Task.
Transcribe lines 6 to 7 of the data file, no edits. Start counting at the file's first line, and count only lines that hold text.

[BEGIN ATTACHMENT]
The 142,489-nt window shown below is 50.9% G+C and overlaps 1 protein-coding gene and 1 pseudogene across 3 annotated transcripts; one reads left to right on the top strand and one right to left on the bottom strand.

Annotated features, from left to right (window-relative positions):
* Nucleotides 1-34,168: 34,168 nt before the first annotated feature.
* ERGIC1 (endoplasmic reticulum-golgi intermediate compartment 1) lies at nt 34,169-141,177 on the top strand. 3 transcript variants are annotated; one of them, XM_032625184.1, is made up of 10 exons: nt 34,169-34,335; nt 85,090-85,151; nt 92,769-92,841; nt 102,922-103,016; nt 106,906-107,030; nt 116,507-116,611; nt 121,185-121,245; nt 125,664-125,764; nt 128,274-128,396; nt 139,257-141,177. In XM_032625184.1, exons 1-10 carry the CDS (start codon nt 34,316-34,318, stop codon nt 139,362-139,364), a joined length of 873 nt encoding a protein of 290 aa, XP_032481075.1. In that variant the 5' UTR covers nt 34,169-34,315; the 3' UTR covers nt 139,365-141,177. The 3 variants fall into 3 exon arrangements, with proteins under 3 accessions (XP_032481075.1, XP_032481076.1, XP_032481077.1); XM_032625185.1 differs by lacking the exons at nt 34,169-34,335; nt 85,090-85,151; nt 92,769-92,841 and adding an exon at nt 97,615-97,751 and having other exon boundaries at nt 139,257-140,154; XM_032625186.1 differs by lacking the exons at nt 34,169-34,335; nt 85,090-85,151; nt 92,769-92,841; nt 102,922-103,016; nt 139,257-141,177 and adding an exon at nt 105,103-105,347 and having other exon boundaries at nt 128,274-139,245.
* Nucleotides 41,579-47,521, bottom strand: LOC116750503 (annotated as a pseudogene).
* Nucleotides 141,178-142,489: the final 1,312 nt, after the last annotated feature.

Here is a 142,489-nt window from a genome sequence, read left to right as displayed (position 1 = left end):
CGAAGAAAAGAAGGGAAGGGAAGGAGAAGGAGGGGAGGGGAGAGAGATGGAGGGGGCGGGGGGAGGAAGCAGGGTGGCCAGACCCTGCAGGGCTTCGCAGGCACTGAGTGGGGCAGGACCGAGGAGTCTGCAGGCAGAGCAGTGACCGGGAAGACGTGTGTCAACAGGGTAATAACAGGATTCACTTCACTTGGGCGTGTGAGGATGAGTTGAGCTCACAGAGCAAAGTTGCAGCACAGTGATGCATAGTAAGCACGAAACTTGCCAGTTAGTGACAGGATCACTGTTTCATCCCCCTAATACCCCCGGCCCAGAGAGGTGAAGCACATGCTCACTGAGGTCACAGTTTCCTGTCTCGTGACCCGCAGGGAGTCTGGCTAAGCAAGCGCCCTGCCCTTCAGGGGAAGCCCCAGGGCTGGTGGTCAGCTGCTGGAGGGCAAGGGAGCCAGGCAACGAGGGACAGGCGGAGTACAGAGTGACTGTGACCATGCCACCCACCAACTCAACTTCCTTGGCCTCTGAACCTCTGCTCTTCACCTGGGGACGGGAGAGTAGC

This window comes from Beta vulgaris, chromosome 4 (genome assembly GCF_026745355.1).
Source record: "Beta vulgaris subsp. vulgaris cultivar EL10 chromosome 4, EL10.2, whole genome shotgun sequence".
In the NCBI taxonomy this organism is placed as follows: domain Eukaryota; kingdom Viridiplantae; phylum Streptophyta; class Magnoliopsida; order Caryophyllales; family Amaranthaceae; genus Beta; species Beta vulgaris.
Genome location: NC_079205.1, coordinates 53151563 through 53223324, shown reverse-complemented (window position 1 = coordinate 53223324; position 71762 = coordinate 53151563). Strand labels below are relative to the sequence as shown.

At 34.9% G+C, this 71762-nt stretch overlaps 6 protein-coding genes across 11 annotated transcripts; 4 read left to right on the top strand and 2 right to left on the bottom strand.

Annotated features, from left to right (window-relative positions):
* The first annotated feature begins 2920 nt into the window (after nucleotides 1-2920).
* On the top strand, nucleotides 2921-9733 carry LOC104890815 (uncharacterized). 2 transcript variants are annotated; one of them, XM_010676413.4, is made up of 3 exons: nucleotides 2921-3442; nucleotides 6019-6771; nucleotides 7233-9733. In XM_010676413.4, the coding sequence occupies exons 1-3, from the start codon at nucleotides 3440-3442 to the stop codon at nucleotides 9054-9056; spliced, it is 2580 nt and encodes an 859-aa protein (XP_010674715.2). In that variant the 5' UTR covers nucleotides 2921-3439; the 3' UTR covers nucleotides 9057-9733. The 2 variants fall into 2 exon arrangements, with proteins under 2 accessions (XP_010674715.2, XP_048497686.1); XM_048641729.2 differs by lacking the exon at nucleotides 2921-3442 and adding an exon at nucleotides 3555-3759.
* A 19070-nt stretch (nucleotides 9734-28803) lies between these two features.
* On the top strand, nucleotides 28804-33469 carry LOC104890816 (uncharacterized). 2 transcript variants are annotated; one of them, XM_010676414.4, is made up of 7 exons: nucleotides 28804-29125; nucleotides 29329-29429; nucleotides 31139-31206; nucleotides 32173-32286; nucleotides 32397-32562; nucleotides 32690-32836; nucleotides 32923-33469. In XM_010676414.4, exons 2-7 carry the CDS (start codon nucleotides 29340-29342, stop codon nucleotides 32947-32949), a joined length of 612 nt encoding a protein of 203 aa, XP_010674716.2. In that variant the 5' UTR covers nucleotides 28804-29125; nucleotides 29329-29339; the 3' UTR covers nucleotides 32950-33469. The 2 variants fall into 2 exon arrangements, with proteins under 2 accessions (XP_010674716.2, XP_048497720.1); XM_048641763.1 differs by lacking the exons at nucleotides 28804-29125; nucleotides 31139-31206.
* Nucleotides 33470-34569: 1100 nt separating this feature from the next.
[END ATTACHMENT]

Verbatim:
* Nucleotides 141,178-142,489: the final 1,312 nt, after the last annotated feature.

Here is a 142,489-nt window from a genome sequence, read left to right as displayed (position 1 = left end):